Adjoining the temple is the Victor Record newspaper building, which was where Lowell Thomas, the town’s most famous son, got his start as a newspaper boy and later editor. Thomas would become a writer, actor, broadcaster, and traveler, best remembered for publicizing T. E. Lawrence (Lawrence of Arabia). His career was before my time, but he was a world traveler who invented the movie travelogue and was a pioneer of electronic journalism.
I made my way back to the rock show area, where John and I waited for the girls to finish their tours of the booths. Wendy purchased some opals, a few colorful stone slabs from Mozambique, petrified wood slabs, and a beautiful “champagne crystal”. Wendy enjoys adding glow-in-the-dark pigments to some of her paintings and other works, and she bought an egg-shaped stone that was treated so that it glows a bright green in the dark.
Wendy loves rose rocks and has purchased specimens from the Timberlake Rose Rock Museum in Noble, which is the area where most barite roses are found. She was amused to buy two more of them in Victor and tried to educate another customer who speculated they might be coprolites. Like me, she just can’t help being a teacher.
As we made our way over to the Fortune Club for lunch, it began to snow a bit, reminding us that we were at an elevation of 9,700 feet. Afterward, John and Betty led us across the street to the Victor Lowell Thomas Museum. The museum had memorabilia about the old broadcaster, but of greater interest to me were the Masonic pillars preserved from the town’s old temple.
One was topped with a moon globe, the other one of the Earth. There is some typically complicated mumbo-jumbo about the symbolism, but suffice it to say they are weird echoes of two pillars that decorated Solomon’s Temple in Jerusalem. Back in junior high a friend convinced me to be initiated into the DeMolay youth organization associated with the Masons. I survived an elaborate initiation at the huge Temple in Guthrie, but had no patience for all of the pseudo-religious and quasi-historical nonsense that surrounded their practices. So I only attended a couple of meetings before bailing out.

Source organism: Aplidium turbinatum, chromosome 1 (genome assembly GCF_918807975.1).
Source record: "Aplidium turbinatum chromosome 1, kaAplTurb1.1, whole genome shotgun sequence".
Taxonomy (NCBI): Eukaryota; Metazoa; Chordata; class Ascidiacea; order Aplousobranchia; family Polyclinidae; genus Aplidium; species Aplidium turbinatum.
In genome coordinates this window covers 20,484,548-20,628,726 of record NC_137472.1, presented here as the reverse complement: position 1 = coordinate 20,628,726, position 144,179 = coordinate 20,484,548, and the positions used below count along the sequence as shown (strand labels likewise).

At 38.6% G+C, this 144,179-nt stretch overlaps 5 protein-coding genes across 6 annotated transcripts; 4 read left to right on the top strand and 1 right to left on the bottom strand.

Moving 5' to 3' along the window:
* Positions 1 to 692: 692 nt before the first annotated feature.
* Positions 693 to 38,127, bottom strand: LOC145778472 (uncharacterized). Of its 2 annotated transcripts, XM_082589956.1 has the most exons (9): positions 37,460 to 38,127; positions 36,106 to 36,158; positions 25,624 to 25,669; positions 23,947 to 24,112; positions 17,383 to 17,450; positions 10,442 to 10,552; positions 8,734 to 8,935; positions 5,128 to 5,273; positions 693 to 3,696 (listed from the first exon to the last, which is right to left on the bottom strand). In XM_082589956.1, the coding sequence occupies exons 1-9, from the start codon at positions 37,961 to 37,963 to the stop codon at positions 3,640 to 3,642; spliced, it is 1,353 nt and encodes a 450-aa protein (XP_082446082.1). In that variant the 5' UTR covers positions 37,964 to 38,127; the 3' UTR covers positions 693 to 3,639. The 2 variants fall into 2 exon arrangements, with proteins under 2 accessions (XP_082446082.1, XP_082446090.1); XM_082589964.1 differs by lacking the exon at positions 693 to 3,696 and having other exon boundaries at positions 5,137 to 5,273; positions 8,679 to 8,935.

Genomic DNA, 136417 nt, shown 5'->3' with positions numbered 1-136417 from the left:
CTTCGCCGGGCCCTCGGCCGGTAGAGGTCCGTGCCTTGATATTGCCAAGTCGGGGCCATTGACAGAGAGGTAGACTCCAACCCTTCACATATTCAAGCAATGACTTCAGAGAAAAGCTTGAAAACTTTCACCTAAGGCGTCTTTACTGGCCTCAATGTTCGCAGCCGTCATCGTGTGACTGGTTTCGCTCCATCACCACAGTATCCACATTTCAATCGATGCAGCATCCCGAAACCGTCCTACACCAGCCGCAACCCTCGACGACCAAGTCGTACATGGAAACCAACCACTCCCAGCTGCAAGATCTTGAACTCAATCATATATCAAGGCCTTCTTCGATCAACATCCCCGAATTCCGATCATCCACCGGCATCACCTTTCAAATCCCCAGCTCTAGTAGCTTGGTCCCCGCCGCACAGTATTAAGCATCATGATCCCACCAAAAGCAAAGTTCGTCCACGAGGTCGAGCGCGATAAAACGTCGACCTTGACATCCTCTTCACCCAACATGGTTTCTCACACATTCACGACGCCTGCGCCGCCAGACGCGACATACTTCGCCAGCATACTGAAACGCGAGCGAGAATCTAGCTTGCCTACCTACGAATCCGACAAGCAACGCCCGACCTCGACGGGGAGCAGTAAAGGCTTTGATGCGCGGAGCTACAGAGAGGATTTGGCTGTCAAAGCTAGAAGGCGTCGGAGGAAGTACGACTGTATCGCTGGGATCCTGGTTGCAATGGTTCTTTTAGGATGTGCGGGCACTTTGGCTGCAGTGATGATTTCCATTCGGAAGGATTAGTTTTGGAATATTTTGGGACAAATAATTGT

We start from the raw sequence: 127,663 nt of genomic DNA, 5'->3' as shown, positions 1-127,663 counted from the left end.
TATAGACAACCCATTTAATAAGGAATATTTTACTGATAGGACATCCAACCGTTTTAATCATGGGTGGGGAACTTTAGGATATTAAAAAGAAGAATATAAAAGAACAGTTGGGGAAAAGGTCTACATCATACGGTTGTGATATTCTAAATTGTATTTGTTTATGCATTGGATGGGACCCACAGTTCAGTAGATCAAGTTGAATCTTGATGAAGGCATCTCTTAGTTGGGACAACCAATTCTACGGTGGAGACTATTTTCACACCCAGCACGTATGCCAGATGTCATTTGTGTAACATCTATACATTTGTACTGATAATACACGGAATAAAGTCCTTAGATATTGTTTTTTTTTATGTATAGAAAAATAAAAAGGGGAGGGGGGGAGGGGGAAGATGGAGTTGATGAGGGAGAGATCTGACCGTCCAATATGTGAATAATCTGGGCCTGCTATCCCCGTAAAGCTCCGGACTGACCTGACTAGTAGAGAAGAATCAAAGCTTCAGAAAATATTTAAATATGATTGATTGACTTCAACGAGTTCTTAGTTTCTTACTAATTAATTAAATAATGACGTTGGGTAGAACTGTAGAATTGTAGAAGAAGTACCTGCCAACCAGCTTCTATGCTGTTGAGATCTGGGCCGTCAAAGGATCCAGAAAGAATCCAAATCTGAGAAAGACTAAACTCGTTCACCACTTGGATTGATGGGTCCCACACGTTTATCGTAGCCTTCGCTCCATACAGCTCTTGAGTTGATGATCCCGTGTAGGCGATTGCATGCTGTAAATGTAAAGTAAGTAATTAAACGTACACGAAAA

Behind the pillars was what was termed a “diamond dust” mirror, so-called because of the sparkles in its soft reflection. Online sources differ on what the terminology means, whether it is an effect of mercury evaporation or simply the breakdown of an old mirror’s silver nitrate coating, but I am skeptical any actual diamond dust was used in its manufacture.
One room had a collection of old dolls, one of which was winking at me in a rather creepy fashion. Wendy took shots of various apple head dolls on display. I speculated that the glass case might be to protect us from them rather than vice versa.
The museum had a trough set up outside so we could pan for gold and gems. Since the brief snow was already just a memory, we indulged. The Hendersons are quite experienced at panning, but I just swished and swirled my pan to extract as much pyrite as possible, since I found the tiny specks of real gold were too much to bother with. I gave Wendy my little treasures to join with hers.
Before we left town, Betty made a deal on a petrified wood specimen she would add to the items she and Wendy purchased a couple of summers back in Holbrook, Arizona. Then we went over to Cripple Creek to drive along its more prosperous streets before heading back to Manitou Springs. We had dinner at the Mason Jar and bid the Hendersons adieu, since they would be up early the next morning to head back home while we drove up to Denver and Louisville where we would visit with friends I hadn’t seen since 2001.